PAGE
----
So there’s a rich dividend history there for HSY, but its short dividend growth record perhaps belies that. I’m not sure I’d really place too much weight on that blip. Nonetheless, the last five years have been rewarding – the five-year dividend growth rate is 11.4%.
EPS growth over the last five years has been stronger than that of the last 10, so the payout ratio is still a moderate 52.8%.
And the stock yields 2.31% right now, which is just a little higher than its five-year average.
The rest of the fundamentals also appear quite attractive, including the balance sheet.
HSY’s long-term debt/equity ratio stands at 1.06 and their interest coverage ratio is 15.91. These numbers are fairly solid all by themselves, but it’s also worth noting that HSY has markedly improved its balance sheet over the last five years.
The company has generated net margin that’s averaged 10.43% and return on equity that’s averaged 63.99% over the last five years. They don’t really have any publicly traded peers (Mars, Incorporated is a private company), but these numbers do compare quite well across the packaged food space.
So what’s not to like here?
You’ve got products that are easy to understand, tend to not really change too much over long stretches of time, are ubiquitous, and will very likely be in demand for the foreseeable future and beyond.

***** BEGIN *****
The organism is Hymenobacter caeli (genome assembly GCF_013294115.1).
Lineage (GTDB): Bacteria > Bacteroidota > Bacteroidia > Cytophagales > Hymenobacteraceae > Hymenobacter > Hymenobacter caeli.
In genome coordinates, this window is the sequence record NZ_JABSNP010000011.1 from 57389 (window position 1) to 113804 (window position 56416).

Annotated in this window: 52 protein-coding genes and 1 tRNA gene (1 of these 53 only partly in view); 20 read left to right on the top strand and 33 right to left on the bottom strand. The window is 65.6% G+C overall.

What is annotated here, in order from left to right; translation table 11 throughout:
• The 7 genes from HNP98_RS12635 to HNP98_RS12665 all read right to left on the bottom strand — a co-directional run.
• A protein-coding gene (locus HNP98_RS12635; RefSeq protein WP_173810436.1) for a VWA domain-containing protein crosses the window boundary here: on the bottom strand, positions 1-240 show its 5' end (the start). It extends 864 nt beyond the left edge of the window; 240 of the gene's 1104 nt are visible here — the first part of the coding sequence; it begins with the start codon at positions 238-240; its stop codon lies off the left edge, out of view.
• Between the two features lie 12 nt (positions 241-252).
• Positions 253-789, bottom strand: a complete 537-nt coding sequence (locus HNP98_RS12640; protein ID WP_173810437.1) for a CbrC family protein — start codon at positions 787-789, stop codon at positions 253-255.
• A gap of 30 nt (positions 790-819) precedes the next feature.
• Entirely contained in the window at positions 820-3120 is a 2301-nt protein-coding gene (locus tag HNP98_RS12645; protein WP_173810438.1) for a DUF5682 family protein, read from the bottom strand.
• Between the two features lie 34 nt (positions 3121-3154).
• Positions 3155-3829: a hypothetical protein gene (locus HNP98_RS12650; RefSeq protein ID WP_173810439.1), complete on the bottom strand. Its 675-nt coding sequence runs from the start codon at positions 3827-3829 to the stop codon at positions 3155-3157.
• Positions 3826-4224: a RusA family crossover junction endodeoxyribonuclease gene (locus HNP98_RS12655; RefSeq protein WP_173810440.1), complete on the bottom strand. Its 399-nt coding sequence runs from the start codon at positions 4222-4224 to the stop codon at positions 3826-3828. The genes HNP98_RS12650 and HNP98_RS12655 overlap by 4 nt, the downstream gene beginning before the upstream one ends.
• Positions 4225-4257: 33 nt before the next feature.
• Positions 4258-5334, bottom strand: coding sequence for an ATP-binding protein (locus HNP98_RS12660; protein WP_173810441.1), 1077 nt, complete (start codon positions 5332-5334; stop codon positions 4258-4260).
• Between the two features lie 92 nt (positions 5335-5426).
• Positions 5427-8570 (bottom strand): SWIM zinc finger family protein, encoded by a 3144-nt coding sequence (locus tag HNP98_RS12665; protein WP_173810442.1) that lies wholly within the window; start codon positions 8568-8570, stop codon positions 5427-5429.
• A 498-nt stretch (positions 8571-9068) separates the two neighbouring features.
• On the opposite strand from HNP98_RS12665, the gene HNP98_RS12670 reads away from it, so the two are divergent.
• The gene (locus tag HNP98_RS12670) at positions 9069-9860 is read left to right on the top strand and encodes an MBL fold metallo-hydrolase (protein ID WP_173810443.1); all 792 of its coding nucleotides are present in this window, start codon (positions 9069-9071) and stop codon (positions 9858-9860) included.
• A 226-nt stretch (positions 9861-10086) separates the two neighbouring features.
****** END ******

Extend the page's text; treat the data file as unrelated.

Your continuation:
Sure, the growth isn’t outstanding. But underlying profit growth of more than 7% annually on a per-share basis along with a yield well above 2% offer fairly appealing total returns considering the risk.
Even better, the company’s “Project Next Century”, announced in 2010 to improve the supply chain and cost structure, is coming to a conclusion. So spending will likely be reduced while cost savings from that project could lead to better cash flow.
In addition, potential growth opportunities exist outside of the US. The company’s International and Other segment accounted for approximately 14% of FY 2014’s sales, which means North America is still the dominant source of HSY’s sales. The company estimates its share in China’s chocolate market is about 11%, so there exists plenty of room to improve that. However, sales in China fell almost 50% in the most recent quarter, which is something to keep an eye on.
There are, of course, risks to consider like competition, input costs, changing consumer preferences, and currency effects.
Looking at the valuation, the stock’s P/E ratio is 22.87 right now. That’s higher than the broader market, but it’s also significantly lower than HSY’s five-year average P/E ratio of 24.6. I consider that average to be awfully high when looking at the growth, which would probably explain the lower valuation today.
I valued shares using a dividend discount model analysis with a 10% discount rate and a 7.5% long-term dividend growth rate. I’m perhaps giving the company the benefit of the doubt here as that’s just slightly above the rate at which EPS has grown over the last decade, but I’m also factoring in the stronger recent growth, the low payout ratio, the rate at which the dividend has grown over the last five years, and the overall strength of the business. The DDM analysis gives me a fair value of $92.02, which indicates the stock is roughly fairly valued right now.
Bottom line: Hershey Co. (HSY) operates a very attractive business model. Candy doesn’t change much, and so it’s somewhat insulated from the overall trends of the broader food industry. Selling chocolate is something that will unlikely change much over the next 20 or 30 years. Great brands, solid fundamentals, relatively low risk, an above-average yield, and a fair valuation means this is a stock that should be considered here.
— Jason Fieber[ad#DTA-10%]